Quarrel and Quandary: Essays by Cynthia Ozick

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New York: Alfred Knopf, 2000. 247 pp. $25.00.

Cynthia Ozick's vision, glimpsed in her new collection of essays, despite unmistakably pointing towards the rough beast of a new millennium, is still shadowed by the ghosts of the previous century. As Ozick hurtles with ever increasing speed towards the future, it seems she is pursued ever more aggressively by the specter of the past. From the Unabomber's attempted erasure of history to the contentious issue of Holocaust literature and the responsibilities of history, Ozick manages to be au courant: she is politically engaged without ever sliding into pedantry or polemics. In Ozick's fourth collection of essays published in America, political engagement has served to sharpen her already razor-like prose and cunning eye for the absurd. This new collection sparkles with light, dazzles with metaphor, and stuns with airy conceits. Only Ozick's maundering mind could magically transform a common kitchen ladle into a cosmic device of human ingenuity "as it dips down, down, down into memory and imagination, into the bottomlessness of the word". If Ozick is at times difficult, the perspicacious and patient reader will be amply rewarded by her scrupulousness. Given Ozick's previous forays into moral and philosophical issues it is not surprising that she continues her political engagement in this volume.

Although this collection is a grab bag of a book containing literary essays, auto-biographical pieces, book and movie reviews, there are still major themes that may be teased out from Ozick's roaming imagination. The issue of usurpation, or ownership in a digital age animates many of these essays. From the powerful "Who Owns Anne Frank?" to the equally compelling "The Rights of History and the Rights of Imagination," ownership of memory and history becomes a touchstone for Ozick. In a digital age where memory is measured in gigabytes and re-writable CD-drives, Ozick's conception of memory, tradition, and history is of a more lasting variety.

Ozick launches into an illuminating, if at times troubling, discussion on the limits of the imagination when dealing with history -- particularly Holocaust history -- in her essay "The Rights of History and the Rights of Imagination." Ozick begins with a description of famous Holocaust photographs, before turning to contemporary fictional representations of the Holocaust. Although Ozick states that "[t]he conflict between the freedom to invent and an honest confrontation with the constraints of the historical record remains muddled -- and often enough, muddied", she manages to still the roiled waters of contemporary culture in order to make important distinctions. Despite the fact that "a work of fiction, by definition, cannot betray history", Ozick convincingly argues for high standards when literature deals with history, especially when a writer attempts to bridge historical reality with an imaginative work. Ozick argues that the key issue distinguishing between genuine and spurious historical fiction lies in authorial intention. For example, she maintains that Bernard Schlink's creation of an illiterate SS Guard in his recent novel The Reader, when "universal literacy was the German reality", is an anomaly intended to exculpate an entire generation of Germans. Ozick concludes her essay by stridently calling for a responsible historical fiction stating: "anomaly sweeps away memory; anomaly displaces history" (pp. 118-119).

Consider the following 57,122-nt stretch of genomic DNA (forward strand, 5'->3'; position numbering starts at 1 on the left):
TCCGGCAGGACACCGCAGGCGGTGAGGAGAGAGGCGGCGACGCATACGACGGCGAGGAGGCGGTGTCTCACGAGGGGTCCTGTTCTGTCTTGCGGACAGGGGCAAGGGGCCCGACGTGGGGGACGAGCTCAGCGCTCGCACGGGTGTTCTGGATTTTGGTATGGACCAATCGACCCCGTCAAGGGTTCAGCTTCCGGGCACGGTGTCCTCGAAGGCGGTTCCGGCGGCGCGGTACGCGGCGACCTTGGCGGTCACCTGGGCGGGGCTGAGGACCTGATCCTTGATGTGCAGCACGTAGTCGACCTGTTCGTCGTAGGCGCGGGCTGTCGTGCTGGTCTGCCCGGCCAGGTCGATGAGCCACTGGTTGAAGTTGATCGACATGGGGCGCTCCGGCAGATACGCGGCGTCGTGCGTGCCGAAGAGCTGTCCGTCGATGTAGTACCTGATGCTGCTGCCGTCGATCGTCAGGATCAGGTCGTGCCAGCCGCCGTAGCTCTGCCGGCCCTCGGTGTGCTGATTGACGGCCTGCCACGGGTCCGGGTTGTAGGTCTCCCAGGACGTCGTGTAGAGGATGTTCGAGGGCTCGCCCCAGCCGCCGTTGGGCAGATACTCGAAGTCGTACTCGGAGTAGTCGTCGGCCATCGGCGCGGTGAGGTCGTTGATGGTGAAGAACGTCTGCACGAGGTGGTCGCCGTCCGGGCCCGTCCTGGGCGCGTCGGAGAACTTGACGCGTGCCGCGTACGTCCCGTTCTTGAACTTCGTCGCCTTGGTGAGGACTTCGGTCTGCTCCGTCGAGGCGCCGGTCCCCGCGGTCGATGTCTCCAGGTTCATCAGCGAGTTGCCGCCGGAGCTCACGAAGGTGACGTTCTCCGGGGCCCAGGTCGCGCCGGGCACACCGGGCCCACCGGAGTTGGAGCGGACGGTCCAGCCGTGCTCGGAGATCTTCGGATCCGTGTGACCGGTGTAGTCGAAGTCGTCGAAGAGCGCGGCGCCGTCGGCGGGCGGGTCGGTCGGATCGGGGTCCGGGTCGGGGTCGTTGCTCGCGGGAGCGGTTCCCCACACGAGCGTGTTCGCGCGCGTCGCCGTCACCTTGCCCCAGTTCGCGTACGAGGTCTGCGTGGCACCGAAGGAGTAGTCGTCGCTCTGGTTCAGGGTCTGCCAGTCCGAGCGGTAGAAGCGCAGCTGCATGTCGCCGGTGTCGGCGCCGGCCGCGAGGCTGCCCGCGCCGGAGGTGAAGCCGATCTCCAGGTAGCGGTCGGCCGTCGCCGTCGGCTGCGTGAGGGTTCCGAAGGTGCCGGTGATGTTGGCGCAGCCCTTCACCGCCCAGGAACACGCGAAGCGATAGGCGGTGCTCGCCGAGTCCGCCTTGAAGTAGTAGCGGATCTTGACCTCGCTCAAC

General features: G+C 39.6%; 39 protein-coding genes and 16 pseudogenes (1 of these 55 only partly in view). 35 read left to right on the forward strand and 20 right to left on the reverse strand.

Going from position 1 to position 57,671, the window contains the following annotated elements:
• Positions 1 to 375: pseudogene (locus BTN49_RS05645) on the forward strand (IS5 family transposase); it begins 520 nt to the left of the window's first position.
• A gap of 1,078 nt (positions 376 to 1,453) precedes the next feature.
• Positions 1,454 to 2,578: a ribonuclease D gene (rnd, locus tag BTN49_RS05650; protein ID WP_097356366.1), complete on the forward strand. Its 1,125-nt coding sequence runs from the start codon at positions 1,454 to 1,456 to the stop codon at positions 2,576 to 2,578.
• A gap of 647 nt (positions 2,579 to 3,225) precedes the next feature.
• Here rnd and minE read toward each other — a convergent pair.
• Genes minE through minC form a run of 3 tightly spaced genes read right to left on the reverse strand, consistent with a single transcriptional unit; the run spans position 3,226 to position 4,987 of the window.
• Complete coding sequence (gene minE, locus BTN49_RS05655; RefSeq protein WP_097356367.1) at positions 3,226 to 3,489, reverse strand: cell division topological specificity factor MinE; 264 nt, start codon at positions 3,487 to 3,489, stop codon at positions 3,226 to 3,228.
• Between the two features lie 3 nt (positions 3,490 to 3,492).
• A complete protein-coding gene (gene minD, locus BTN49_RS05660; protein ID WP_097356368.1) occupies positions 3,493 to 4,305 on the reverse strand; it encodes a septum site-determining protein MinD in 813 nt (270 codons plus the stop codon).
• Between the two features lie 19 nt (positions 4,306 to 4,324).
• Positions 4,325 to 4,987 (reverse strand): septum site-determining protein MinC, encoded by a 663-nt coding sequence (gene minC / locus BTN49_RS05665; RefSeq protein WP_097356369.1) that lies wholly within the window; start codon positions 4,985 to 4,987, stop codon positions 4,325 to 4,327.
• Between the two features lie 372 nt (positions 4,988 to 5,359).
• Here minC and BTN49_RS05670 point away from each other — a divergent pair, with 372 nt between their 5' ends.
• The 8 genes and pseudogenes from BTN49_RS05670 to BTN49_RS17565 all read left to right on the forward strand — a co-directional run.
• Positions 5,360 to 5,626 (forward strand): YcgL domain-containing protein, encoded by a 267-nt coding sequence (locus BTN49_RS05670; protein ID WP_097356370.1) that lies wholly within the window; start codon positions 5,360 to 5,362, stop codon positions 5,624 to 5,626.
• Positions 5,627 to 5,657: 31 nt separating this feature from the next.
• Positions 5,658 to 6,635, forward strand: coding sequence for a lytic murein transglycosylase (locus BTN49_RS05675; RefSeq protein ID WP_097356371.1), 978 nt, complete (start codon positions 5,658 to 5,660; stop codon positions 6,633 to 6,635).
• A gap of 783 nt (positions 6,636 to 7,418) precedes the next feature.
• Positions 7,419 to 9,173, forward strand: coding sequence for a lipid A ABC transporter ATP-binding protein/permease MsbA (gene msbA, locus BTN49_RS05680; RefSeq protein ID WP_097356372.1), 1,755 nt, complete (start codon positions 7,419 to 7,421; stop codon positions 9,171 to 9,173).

Not only is Ozick emphatically opposed to contemporary culture's lack of literary standards, she is also saddened by its deficient attention to detail. Reflecting on Henry James's age (a time and place she repeatedly visits), Ozick proclaims: "Literature mattered acutely, centrally." Recalling her own youth she says, "Even forty years ago we lived in the residue of that notion," only to mournfully sum up that today "All that has been eclipsed by film, TV, and dot-com". …


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